One thing about creativity is that it’s very tactile, it’s very haptic. And at this point you can’t shake hands; suddenly our hands are being washed within an inch of their lives, but what we’ve lost is the touch of friends and family. But we can pick up a pencil, or clay or anything that we’re working with: wool, or a collage... I don’t think I’ve ever had so many push-throughs online as I have done in the last ten days and its completely overwhelming as far as I’m concerned. I think if you are going to do that you need to curate it very tightly. So that it becomes something once a week that touches all the senses, something we can get immersed in.

Again I think that there’s a change in pace – this sense of beginning to slow down. And if you’ve self-isolated over years as I’ve done, you do slow down to a very, very different pace.

Also, I don’t think I’ve ever had so many hilarious skype and video calls which have gone totally pear-shaped. The other day I was teaching a yoga class and I couldn’t see anybody! They could see me, but I could only hear them. But again that was very interesting, because they were all describing what they were doing, and I was really having to listen.

But I think it is also a time where we will get to know ourselves. It may be that some of us don’t actually like ourselves. Or we’re not quite sure how to negotiate ourselves. Well, I can tell you that when you’re locked down for a period of time, the person you really have to come to terms with is yourself. And within my tradition that’s the kali – the light and the dark – and becoming compassionate, and slowly slowing down. I’ve learnt over the years is that you become more internalised in some respects, and as you do that, you then slowly flow out into the world. It’s very much like the Jungian concept of the warrior: not quite sure what she needs, but she knows she needs to go on a journey; then something catastrophic happens so everything is taken away. You metaphorically fall down and you don’t know how far down you’re going to go, and all the threads that hold you together have all been severed. So you have nothing of your old life, and then eventually you hit the bottom. Within that, maybe at that darkest moment – some traditions call it the dark night of the soul – you then discover these amazing jewels. Which have always been within you, but they’ve been buried or you’ve forgotten about them… and slowly you begin to see these magnificent colours coming forth, and you gently pick yourself up, and you pick up these jewels, and then you climb, and you walk forth, the same but changed.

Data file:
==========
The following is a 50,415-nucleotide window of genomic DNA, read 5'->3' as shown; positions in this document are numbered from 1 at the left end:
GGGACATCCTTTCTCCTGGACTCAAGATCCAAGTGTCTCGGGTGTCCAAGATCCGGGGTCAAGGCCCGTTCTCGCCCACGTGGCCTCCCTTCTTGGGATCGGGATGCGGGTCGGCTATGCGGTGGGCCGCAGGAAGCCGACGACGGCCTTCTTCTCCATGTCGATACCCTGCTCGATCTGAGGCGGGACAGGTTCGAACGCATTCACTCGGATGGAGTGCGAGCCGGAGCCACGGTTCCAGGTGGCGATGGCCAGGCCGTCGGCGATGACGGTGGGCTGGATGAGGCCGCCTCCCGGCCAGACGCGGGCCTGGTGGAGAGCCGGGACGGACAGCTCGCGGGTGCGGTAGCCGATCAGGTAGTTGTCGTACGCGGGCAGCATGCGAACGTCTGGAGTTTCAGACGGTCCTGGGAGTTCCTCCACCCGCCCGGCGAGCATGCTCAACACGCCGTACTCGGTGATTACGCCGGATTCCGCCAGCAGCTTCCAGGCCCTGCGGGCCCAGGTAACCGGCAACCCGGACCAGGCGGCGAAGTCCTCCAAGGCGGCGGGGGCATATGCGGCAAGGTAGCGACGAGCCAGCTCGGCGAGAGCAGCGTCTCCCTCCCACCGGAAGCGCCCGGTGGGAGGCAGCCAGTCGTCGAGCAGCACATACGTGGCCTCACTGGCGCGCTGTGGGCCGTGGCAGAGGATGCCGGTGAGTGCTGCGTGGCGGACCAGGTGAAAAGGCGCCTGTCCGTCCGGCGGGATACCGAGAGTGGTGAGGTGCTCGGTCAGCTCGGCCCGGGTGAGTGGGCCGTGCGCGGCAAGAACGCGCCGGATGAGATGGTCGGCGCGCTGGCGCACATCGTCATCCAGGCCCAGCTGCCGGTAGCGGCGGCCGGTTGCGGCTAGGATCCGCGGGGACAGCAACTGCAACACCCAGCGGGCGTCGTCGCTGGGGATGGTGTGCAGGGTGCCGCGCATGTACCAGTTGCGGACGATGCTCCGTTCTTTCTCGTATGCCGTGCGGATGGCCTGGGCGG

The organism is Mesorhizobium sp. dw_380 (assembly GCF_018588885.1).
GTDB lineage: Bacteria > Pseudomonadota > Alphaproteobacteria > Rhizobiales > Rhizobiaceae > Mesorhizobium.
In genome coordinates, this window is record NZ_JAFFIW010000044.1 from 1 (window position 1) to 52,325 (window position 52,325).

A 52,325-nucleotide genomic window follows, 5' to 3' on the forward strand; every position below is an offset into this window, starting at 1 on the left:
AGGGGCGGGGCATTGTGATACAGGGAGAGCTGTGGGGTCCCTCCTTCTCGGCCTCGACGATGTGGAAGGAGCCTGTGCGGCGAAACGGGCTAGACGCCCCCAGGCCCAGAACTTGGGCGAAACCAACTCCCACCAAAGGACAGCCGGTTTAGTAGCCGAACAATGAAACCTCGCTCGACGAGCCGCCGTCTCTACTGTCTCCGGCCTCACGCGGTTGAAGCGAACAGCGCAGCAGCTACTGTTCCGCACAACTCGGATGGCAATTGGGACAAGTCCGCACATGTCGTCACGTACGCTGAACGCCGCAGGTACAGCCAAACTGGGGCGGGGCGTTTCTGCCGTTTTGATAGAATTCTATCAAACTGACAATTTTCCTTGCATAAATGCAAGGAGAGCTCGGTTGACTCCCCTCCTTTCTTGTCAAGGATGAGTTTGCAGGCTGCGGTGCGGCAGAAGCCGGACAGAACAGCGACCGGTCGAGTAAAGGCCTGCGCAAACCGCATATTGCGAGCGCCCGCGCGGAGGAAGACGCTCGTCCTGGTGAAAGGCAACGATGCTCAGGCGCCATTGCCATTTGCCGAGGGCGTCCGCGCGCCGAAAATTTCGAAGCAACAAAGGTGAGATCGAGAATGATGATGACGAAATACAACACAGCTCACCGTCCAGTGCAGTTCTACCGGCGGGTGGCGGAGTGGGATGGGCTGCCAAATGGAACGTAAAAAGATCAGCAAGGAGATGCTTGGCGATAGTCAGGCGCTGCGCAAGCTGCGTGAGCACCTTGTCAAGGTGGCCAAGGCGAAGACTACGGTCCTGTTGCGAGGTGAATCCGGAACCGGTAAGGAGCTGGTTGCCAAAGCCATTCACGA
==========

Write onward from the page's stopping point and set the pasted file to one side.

That’s why this is so powerful for the whole world. Each person will go on this journey in their own way. And that’s the joy of this, there isn’t a right or a wrong way to do it. We will not be judged. The only person who can judge us is ourselves, but I would say just be very gentle with yourself, you know? Give yourself a hug, which we can still do. And rejoice! I find it a very exciting time, which I’m sure a lot of people don’t – but good things are already coming out of it.

Going back to culture, health and wellbeing, at this point the concern for a lot of people is whether their livelihood will survive. I think it will; I think that nations as a whole will really understand that to have societies which are functioning, which are healthy, we have to look at our own wellbeing, we have to allow the art to flow into everybody’s lives – to take apart the idea that you can only go into somewhere if you’ve got a certain amount of money. One of the objectives of the LENS is to advocate for the value that creativity and cultural engagement bring to health and wellbeing through all of life's stages, for everyone. As we move away from covid-19 the LENS will be ensuring that our voice is at the centre of policy development throughout health and social care, criminal justice and wider community contexts.

I love poetry, so just before this I was rootling around and I found this wonderful quote from Rumi, which I think is very apt at this moment:

somewhere beyond right and wrong, there is a garden. I will meet you there

which I think sums it up, doesn’t it?


[Image: MS Ottoman Turkish 3. Wellcome Collection. Attribution 4.0 International (CC BY 4.0) Scroll containing a perpetual calendar with illuminated sections. Ruzname-i dairevi - astronomical tables for both the Arebi (Islamic) and Rumi (Julian) calendars providing chronological accounts of seasonal change, entry of the sun into signs of the zodiac, times of summer and sunset. The calendar is written in the style of Süleyman Hikmeti who died after 1828. Süleyman Hikmeti was Imam of Istanbul's Cedid Ali Pasha mosque and taught calligraphy at the Lali-zade Abdülkadir Efendi school.]